When you look at everything around us, we see a lot of different entities, from inanimate objects to living creatures, ranging from the smallest to the largest entities. However, the scene we could be watching has a broad spectrum of the type of systems that comprise it, with many intermediate points, if seen from a scientific point of view. There are the "simple" systems (e.g. liquids, gases, inorganic compounds, tools, etc.). The "complex" systems (e.g. computers, earthquakes, economics, soft matter, etc.). And living systems (e.g. bacteria, fungi, plants, humans). Furthermore, our understanding of those systems, particularly in the mathematical aspect, decrease in the same sense that was mentioned.
From the list above, living systems have been of particular interests for the humanity since man became aware of him and understood that it was a being with a life and not like several inanimate objects around him, and so the study of life began.
The term "Artificial Life" was coined in 1986 by Christopher Langton where he used cellular automata as a tool to explain how artificial life might exist through artificial biochemical molecules (based on the elementary theory of biochemistry). The transcendental of this is work was that, in one hand, he put tool in the hands of researchers in biochemistry with the potential of being more accessible in cost and most feasible in the time of experimentation, and on the other hand, it opened the door to the study of life from another perspective: not the study of what is life as we know it, but the study of how could be life.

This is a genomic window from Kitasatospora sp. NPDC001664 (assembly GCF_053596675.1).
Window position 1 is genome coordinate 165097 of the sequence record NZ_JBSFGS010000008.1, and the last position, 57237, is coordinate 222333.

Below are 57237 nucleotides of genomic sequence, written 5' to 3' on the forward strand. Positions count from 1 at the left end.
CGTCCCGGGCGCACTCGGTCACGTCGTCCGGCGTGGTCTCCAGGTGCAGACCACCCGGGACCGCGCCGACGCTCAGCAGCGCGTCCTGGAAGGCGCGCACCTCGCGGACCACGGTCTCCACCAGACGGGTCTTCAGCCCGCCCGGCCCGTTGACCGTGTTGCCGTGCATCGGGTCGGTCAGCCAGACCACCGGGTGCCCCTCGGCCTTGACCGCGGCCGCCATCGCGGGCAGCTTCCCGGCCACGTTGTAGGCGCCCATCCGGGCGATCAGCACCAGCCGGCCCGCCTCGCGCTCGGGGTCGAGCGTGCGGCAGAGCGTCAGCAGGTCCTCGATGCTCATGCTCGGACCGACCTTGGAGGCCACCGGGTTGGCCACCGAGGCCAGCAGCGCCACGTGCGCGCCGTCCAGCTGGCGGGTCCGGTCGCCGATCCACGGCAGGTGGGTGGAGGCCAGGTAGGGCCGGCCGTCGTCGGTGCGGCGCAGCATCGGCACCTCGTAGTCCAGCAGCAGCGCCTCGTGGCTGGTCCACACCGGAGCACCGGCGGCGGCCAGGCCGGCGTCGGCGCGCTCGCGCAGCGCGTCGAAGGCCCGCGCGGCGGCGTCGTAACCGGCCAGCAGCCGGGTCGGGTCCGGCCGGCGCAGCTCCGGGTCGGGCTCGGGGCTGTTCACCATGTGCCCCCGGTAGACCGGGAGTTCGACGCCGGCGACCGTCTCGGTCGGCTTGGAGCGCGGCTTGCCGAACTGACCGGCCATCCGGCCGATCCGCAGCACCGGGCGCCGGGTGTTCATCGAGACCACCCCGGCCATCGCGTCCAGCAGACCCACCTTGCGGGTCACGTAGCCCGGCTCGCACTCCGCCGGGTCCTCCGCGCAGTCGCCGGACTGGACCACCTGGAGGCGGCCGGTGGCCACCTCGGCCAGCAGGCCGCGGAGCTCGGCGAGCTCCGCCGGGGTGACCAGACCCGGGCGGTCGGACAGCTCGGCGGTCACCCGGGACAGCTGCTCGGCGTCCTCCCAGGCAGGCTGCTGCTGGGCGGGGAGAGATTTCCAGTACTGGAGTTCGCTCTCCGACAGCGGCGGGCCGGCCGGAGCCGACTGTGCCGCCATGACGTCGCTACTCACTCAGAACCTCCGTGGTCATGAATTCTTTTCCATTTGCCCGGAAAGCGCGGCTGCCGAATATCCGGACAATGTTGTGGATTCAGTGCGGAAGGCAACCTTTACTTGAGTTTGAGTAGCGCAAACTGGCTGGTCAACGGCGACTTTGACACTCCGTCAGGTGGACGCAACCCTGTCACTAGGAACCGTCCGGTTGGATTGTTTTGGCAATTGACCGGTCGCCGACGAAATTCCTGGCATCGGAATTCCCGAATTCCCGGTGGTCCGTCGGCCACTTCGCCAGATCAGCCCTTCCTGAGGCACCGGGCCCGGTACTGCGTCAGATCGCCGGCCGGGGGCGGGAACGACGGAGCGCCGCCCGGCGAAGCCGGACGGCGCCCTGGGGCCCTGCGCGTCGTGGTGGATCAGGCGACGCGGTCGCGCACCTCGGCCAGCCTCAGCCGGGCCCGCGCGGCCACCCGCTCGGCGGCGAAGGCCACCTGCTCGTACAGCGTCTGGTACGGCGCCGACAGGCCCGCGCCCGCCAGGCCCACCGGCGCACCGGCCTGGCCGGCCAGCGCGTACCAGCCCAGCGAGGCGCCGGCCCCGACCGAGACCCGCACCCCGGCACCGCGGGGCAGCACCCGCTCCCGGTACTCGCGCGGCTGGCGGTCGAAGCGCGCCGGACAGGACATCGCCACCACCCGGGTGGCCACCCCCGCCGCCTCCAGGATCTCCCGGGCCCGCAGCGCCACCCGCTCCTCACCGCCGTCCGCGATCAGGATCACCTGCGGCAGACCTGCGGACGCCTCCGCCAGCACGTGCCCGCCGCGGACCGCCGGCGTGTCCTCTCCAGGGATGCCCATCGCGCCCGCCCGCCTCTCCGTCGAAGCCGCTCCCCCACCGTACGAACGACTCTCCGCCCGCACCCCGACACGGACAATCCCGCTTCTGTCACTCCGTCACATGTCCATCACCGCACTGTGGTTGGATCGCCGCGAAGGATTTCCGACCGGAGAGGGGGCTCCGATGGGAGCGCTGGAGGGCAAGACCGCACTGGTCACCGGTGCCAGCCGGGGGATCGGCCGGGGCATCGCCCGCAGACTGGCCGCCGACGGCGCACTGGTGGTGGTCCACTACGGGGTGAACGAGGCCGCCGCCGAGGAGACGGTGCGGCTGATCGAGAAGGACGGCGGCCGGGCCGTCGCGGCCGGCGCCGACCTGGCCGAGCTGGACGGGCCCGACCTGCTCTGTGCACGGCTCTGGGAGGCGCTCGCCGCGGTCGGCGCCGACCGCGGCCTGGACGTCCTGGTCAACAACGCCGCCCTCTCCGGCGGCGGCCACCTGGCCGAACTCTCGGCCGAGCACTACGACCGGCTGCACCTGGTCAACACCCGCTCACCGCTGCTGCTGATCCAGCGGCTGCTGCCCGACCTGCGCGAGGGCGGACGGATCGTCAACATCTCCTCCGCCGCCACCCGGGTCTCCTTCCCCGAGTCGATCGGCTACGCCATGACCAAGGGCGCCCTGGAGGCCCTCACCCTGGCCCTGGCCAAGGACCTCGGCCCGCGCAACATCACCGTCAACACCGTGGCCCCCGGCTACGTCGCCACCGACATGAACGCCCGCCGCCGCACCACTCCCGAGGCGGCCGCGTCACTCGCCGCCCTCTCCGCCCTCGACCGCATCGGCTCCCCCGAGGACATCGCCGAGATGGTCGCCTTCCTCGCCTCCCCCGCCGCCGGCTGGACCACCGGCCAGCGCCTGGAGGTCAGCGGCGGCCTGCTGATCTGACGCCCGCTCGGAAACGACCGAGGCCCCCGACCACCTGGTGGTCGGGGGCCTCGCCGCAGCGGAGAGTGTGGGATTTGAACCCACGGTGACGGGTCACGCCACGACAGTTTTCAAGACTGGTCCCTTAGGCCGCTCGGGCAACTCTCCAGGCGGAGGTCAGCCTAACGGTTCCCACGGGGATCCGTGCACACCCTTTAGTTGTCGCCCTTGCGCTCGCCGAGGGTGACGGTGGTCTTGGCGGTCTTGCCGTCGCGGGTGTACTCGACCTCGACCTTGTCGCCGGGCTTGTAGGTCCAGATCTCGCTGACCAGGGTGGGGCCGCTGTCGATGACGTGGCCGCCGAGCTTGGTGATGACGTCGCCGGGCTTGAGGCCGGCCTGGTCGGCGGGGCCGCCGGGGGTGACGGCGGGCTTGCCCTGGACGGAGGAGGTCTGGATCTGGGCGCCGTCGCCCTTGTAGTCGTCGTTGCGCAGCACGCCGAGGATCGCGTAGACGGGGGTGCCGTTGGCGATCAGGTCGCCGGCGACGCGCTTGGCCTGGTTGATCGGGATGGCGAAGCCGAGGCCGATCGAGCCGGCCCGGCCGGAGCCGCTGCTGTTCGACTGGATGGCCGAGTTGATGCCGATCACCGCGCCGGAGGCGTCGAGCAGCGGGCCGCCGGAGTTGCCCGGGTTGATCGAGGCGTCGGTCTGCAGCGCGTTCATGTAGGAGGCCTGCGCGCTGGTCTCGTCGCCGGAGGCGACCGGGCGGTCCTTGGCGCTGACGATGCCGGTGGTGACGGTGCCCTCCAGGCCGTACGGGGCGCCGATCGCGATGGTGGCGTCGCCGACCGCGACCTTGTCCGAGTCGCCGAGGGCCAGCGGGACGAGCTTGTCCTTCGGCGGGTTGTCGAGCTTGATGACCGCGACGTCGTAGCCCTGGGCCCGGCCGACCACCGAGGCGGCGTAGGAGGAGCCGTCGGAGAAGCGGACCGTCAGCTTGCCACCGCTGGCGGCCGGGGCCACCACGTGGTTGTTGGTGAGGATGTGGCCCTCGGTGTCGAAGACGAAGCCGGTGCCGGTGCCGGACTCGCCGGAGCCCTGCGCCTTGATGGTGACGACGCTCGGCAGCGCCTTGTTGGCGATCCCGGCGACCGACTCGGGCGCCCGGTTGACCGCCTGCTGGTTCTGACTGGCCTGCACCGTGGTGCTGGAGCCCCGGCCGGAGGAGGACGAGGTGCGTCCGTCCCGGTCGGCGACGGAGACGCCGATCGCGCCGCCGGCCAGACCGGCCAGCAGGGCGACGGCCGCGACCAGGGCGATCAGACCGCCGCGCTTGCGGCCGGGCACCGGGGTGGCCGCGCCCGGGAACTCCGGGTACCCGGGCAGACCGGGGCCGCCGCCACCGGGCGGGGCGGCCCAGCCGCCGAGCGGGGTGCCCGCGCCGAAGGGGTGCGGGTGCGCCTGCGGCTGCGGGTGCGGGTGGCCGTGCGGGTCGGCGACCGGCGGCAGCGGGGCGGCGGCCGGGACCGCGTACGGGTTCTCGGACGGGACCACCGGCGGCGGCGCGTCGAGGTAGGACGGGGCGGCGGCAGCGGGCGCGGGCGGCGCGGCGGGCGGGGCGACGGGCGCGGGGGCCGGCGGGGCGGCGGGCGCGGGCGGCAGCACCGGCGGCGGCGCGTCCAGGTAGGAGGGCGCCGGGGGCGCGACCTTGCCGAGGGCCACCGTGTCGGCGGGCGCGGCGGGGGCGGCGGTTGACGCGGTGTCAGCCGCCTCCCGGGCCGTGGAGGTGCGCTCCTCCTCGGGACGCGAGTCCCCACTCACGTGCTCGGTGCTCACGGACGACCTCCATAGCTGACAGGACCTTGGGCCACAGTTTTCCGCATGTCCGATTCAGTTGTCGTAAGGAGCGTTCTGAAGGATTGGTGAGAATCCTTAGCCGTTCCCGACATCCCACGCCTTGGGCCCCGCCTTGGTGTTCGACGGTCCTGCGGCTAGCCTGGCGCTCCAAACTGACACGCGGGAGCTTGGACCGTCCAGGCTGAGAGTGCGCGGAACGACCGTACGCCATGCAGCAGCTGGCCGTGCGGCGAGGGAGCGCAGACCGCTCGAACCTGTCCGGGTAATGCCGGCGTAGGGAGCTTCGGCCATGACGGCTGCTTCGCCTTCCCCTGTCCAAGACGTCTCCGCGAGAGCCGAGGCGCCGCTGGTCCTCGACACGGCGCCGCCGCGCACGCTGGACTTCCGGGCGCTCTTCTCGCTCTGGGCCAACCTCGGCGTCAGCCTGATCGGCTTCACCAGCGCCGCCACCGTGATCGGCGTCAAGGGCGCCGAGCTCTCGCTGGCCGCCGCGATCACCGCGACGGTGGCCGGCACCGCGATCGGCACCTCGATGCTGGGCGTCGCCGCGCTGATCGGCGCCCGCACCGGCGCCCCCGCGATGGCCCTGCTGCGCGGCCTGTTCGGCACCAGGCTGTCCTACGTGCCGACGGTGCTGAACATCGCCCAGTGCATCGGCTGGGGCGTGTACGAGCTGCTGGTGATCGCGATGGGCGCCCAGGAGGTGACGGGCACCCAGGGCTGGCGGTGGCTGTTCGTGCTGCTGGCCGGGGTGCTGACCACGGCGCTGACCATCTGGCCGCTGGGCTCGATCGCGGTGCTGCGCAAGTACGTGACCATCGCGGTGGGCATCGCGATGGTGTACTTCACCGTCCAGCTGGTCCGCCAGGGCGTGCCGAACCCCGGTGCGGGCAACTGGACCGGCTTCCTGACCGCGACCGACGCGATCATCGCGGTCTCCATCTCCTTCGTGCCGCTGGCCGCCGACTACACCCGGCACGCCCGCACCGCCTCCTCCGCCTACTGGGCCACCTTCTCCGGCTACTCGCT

Beginning of Artificial Life
As mentioned above, the term "artificial life" emerged as such in 1986. However, research on the subject can be traced back much longer. In , it is recounted some attempts since the mid-eighteenth century to simulate intelligent processes of animals or humans. Although several of these attempts proved to be a hoax, it shows the interest of scientists of that time trying to elucidate the mechanisms underlying the various phenomena that surround life.
Similar studies continued to develop until, after the first article of Langton, a workshop was established, Workshop on the Synthesis and Simulation of Living Systems at Los Alamos National Laboratory, about simulation of living systems, which later evolve to be the Artificial Life congress. Since then, different lines of research began to emerge, many of them which would already be under the umbrella of this newly created discipline.
Types of Artificial Life
Broadly, the research into artificial life, from its origins, can be divided into three different types:
- Artificial Life through hardware - which refers to the design and creation of physical devices that may eventually demonstrate behaviors and characteristics of life.
- Artificial Life through software - which refers to the design and implementation of algorithms and computer programs that exhibit characteristics of life as well as creation of simulators that allow experimenting with virtual beings that were the result of algorithms and programs mentioned above.
- Artificial Life through wetware - which refers to the biological and chemical aspects of research that aims to create life from basic (organic and inorganic) components available in the real(physical) world.
In future articles, we will delve into the study each of these areas.
- Langton, C. G. Studying artificial life with cellular automata Physica D: Nonlinear Phenomena, 1986, 22, 120 - 149
- Riskin, J. The Defecating Duck, or, the Ambiguous Origins of Artificial Life Critical Inquiry, 2003, 29, 599-633
- Taylor, C. & Jefferson, D. Artificial life as a tool for biological inquiry Artif. Life, MIT Press, 1993, 1, 1-13